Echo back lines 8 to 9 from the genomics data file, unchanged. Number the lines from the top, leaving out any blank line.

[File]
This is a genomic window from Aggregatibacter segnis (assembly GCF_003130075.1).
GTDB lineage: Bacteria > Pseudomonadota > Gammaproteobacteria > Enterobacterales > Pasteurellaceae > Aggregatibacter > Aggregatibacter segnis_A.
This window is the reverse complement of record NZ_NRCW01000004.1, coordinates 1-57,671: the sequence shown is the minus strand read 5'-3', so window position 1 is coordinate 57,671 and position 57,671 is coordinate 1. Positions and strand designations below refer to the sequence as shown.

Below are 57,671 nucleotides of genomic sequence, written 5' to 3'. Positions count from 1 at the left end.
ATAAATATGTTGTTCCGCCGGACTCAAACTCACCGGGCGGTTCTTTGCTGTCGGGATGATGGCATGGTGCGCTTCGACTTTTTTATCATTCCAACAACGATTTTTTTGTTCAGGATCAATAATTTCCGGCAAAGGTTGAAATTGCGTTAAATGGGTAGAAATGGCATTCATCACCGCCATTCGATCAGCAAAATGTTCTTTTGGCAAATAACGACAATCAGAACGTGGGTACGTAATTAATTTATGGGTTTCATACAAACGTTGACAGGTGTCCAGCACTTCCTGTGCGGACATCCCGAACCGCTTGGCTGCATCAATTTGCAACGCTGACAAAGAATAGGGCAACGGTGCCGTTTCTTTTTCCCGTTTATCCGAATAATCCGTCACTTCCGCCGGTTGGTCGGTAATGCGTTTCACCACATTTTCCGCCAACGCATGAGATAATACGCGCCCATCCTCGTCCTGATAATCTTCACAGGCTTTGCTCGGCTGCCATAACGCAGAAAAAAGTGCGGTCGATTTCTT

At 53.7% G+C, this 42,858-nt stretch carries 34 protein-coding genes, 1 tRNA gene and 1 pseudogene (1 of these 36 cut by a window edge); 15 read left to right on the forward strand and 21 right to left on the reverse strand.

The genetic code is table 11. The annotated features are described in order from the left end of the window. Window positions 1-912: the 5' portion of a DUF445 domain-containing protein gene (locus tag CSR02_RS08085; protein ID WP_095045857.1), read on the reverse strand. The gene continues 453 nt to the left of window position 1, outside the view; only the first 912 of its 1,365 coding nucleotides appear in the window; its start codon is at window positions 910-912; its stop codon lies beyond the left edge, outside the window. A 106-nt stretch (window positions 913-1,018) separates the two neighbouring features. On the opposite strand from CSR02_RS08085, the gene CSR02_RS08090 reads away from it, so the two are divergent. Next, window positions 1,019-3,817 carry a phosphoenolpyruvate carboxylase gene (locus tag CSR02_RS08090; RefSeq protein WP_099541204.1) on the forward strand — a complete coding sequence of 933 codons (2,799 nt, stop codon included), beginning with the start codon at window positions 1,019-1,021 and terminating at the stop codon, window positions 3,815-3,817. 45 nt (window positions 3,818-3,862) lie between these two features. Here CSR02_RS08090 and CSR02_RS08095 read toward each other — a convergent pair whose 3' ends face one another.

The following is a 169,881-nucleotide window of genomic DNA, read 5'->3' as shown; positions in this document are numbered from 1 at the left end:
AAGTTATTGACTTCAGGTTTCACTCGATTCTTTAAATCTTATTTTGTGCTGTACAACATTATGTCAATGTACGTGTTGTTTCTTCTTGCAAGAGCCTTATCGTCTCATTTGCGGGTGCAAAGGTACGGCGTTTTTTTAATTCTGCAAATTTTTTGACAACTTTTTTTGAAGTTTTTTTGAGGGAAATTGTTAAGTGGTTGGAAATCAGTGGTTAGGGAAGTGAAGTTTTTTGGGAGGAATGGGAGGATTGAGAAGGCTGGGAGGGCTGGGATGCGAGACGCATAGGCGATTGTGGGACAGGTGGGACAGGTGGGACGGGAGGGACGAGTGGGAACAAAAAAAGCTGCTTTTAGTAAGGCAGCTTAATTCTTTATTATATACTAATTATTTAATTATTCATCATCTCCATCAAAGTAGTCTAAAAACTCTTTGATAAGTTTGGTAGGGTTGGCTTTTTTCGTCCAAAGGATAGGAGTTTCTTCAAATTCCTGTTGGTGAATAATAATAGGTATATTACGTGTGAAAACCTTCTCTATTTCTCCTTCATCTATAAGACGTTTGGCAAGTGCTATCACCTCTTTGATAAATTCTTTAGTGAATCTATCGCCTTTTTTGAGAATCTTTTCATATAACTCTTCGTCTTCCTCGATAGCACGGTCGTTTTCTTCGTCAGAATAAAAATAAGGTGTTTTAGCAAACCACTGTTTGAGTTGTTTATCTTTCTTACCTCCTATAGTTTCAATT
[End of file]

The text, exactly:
The following is a 169,881-nucleotide window of genomic DNA, read 5'->3' as shown; positions in this document are numbered from 1 at the left end:
AAGTTATTGACTTCAGGTTTCACTCGATTCTTTAAATCTTATTTTGTGCTGTACAACATTATGTCAATGTACGTGTTGTTTCTTCTTGCAAGAGCCTTATCGTCTCATTTGCGGGTGCAAAGGTACGGCGTTTTTTTAATTCTGCAAATTTTTTGACAACTTTTTTTGAAGTTTTTTTGAGGGAAATTGTTAAGTGGTTGGAAATCAGTGGTTAGGGAAGTGAAGTTTTTTGGGAGGAATGGGAGGATTGAGAAGGCTGGGAGGGCTGGGATGCGAGACGCATAGGCGATTGTGGGACAGGTGGGACAGGTGGGACGGGAGGGACGAGTGGGAACAAAAAAAGCTGCTTTTAGTAAGGCAGCTTAATTCTTTATTATATACTAATTATTTAATTATTCATCATCTCCATCAAAGTAGTCTAAAAACTCTTTGATAAGTTTGGTAGGGTTGGCTTTTTTCGTCCAAAGGATAGGAGTTTCTTCAAATTCCTGTTGGTGAATAATAATAGGTATATTACGTGTGAAAACCTTCTCTATTTCTCCTTCATCTATAAGACGTTTGGCAAGTGCTATCACCTCTTTGATAAATTCTTTAGTGAATCTATCGCCTTTTTTGAGAATCTTTTCATATAACTCTTCGTCTTCCTCGATAGCACGGTCGTTTTCTTCGTCAGAATAAAAATAAGGTGTTTTAGCAAACCACTGTTTGAGTTGTTTATCTTTCTTACCTCCTATAGTTTCAATT